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The status of BRI projects in Bangladesh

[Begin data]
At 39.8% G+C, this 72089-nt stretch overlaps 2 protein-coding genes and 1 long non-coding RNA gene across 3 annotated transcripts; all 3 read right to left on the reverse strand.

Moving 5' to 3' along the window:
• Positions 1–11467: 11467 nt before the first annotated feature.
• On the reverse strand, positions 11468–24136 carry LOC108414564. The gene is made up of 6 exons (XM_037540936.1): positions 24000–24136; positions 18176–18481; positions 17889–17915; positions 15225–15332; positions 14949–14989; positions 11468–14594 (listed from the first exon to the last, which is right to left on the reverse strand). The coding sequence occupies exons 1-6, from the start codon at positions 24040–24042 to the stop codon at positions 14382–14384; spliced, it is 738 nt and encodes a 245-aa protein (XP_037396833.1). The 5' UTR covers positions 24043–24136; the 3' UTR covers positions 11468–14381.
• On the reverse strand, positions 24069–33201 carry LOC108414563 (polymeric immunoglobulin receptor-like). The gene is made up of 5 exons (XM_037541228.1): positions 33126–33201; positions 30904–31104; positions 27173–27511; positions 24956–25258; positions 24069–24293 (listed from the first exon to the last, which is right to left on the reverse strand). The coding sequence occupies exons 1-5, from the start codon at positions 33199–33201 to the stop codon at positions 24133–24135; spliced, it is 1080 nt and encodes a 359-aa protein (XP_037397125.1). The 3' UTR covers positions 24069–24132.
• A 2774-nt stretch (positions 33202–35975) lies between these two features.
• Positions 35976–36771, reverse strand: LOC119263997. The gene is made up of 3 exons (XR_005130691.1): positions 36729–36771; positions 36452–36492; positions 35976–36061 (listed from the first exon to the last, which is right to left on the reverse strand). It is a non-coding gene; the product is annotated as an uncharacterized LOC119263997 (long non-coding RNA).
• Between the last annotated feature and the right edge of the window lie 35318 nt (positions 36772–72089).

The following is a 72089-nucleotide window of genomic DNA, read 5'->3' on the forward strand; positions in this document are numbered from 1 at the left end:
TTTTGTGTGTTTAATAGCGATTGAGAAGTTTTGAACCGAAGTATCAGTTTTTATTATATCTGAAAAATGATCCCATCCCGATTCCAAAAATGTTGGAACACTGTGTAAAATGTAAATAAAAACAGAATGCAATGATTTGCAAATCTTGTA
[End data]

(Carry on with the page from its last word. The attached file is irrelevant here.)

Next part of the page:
Download the report: Link Here is a table of the year-on-year trade statistics of Bangladesh with China from 2017 to 2022: Year Bangladesh’s Import from China Bangladesh’s Export to China Balance of Payment 2017 $11.06 billion $1.01 billion -$10.05 billion 2018 $12.22 billion $1.09 billion -$11.13 billion 2019 $13.22 billion $1.14 billion -$12.08 billion 2020 $13.31 billion $1.17 billion -$12.14 billion 2021 $15.88 billion $1.32 billion -$14.56 billion 2022 $18.5 billion $1.46 billion -$17.04 billion Trade statistics of Bangladesh with China from 2017 to 2022 As you can see, Bangladesh has a long history of having a trade imbalance with China. Accordingly, Bangladesh is importing more commodities from China than it is sending back to that country. As a result of recent growth, the trade imbalance has reached a record high of $17.04 billion in 2022. The Bangladeshi economy is suffering as a result of the trade deficit. In addition to slowing economic development, it is causing job losses and a drop in investment. According to a Dhaka-based report headlined, ‘Bangladesh Reassesses its BRI Strategy as the US Offers a New Alternative,’ the initial excitement in Bangladesh for BRI projects appears to have faded. In 2016, China proposed investing over USD 40 billion in infrastructure assistance and joint sector projects, as well as an additional USD 20 billion in development loans. However, by 2022, Dhaka was confronting the problem of growing foreign debt, owing over USD 4 billion to Beijing. Bangladesh had to request a USD 4.5 million rescue package from the International Monetary Fund in July 2022, as diminishing foreign exchange reserves made imports problematic. To alleviate the problem, Bangladesh has already abandoned or postponed many BRI infrastructure projects, including highway construction. List of the projects that have suffered cost overruns: Padma Bridge Completed Environment Damage, Cost Overrun, FundingIssues, FalseClaim The Padma Bridge is a major infrastructure project in Bangladesh, and while it is not directly under the Belt and Road Initiative (BRI), it has received financial and technical assistance from multiple international sources, including the World Bank. The Padma Bridge is a multipurpose road-rail bridge across the Padma River in Bangladesh. It is the longest bridge in Bangladesh and the sixth-longest in the world. The bridge is being constructed by the China Major Bridge Engineering Company (MBEC). In 2012, the World Bank withdrew its funding for the bridge after allegations of corruption. However, the Bangladesh government decided to self-finance the project and work continued. The Padma Bridge was embroiled in controversy over “BRI or not BRI” as well as delays, funding difficulties, worries about environmental effects, and the relocation of local populations. China has attempted to include non-BRI projects under BRI over the years in an effort to salvage its reputation due to delays, financial losses, and other issues. Padma Bridge is a glaring example of one such project. It has faced a number of issues over the years: Land acquisition: The Padma Bridge is being built on land that is home to a number of villages. The government has had to acquire land from these villages in order to build the bridge. This has led to protests and demonstrations from the villagers. Security concerns: The Padma River is a major shipping route and is home to a number of pirates. The government has had to take steps to secure the area around the bridge in order to prevent attacks from pirates. Cost overruns: The cost of the Padma Bridge has increased significantly since it was first proposed. Since it was initially suggested, the price of the Padma Bridge has greatly escalated.  For a developing nation like Bangladesh, an overrun of $1.3 billion on a $3.3 billion project is a significant burden. There have been a number of protests, demonstrations, and uproars against the Padma Bridge. These protests have been organized by a number of different groups, including environmental groups, villagers, and opposition political parties. In a sharp rebuttal to Chinese claims of Bangladesh’s biggest infrastructure project being part of BRI, Dhaka said that the Padma Bridge, which is scheduled to be launched on June 25, is not a part of China’s BRI. It also said that no foreign funds were taken to complete this multipurpose project. Check out our report: Padma Bridge is not a part of BRI Payra Deep Sea Port Cost Overrun, FundingIssues, China’s geopolitical interests, Corruption Delayed The government of Bangladesh and China signed MoU to develop three components of the Payra Deep Seaport in 2016. This is the third-largest port in the country, strategically located in the Patuakhali region on the banks of the Bay of Bengal. Two Chinese companies China Harbor Engineering Company (CHEC) and China State Engineering and Construction Company (CSCEC) will execute port development. The Payra Deep Sea Port has been plagued by financial problems since its inception. The original cost of the project was estimated to be $1.1 billion, but the final cost is expected to be much higher. The government of Bangladesh has had to borrow money from China to finance the construction of the port, and the debt burden is becoming increasingly unsustainable. In addition to the financial problems, the Payra Deep Sea Port has also been plagued by corruption allegations. The  Anti-Corruption Commission (ACC) filed a case against several officials of the Bangladesh government and the China Harbor Engineering Company (CHEC) for allegedly misusing public funds in the construction of the port. The ACC has also filed a case against several officials of the Bangladesh Water Development Board (BWDB) for allegedly awarding the contract for the construction of the port to CHEC without following due process. The delays in the construction of the Payra Deep Sea Port have been caused by a number of factors, including financial problems, corruption allegations, and environmental concerns. The construction of the port was initially scheduled to be completed in 2016, but the deadline has been pushed back several times. The port is now expected to be completed in 2023, but it is possible that the deadline will be pushed back again….